Trackers go high-tech to follow wild goats

SATELLITE technology is being used to track a herd of wild goats in north Northumberland in an effort to understand where they roam and help protect farmland and conservation areas.

Using Global Positioning Systems (GPS) loggers, experts from Newcastle University are hoping to map the movement of England’s most northerly population of wild goats.

Roaming the wilds of the Cheviot Hills, the goats are known to congregate around Yeavering Bell, the site of an Iron Age hillfort.

The area in which the goats are found contains open moorland, woodland and Sites of Special Scientific Interest (SSSI) as well as being flanked by farmland.

As such, the area is a potential site of conflict between the goats, conservationists and farmers.

The project is being led by Dr Richard Bevan and Dr Pete Garson from the University’s School of Biology, and supported by Northumberland National Park and local landowners and farmers.

The aim is to find out more about where the goats are foraging and therefore, just how much damage the goats might be causing.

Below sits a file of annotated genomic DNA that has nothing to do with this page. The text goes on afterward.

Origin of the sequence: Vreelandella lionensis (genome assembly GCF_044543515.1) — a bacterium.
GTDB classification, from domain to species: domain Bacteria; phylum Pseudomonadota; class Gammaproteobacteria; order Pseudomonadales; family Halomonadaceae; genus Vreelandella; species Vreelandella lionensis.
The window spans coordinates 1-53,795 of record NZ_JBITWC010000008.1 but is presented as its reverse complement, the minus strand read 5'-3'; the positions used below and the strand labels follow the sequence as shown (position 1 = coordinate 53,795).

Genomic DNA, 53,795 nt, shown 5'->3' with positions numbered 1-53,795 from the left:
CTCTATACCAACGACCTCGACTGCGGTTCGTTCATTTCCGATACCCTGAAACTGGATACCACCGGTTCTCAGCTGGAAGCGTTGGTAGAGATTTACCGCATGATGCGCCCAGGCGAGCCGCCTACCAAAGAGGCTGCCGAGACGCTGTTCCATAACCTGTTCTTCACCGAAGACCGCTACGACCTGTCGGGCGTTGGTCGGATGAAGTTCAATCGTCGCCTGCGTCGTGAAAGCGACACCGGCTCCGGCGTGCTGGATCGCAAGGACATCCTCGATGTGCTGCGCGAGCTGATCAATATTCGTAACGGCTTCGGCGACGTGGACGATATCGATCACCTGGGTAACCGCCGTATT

Dr Bevan said: “At the moment the goats are barely tolerated.

“Because the goats have no protection, if landowners decide that they don’t want them, then they are within their rights to remove them.

“This poses a real threat to this small, genetically unique population.

“The aim of this project is to understand exactly how far the goats roam and how they use the local landscape, as well as recording when, where and how long they spend eating so we can advise on any future management of the goats.”

The Cheviot herd is made up of between 100 and 150 individuals, believed to be descended from the original goats introduced by the first farmers of the Neolithic period.

Initially, the GPS collars have been fitted to six goats and the aim is to move these collars around different individuals every three to six months, ensuring a mix of male and female, young and old.

Dr Bevan said: “The sensors in these collars are not only able to track the goats but also give us postural data which shows how they are moving.”

“For example, when they stop travelling we can see whether they lay down and rest or bend their heads to feed.

“This builds up a very accurate picture of their behaviour and should indicate to us how much they are to blame for damage to crops or trees and how we might prevent it.

“Ultimately, the aim is to find a way for nature, man and goat to live together happily.”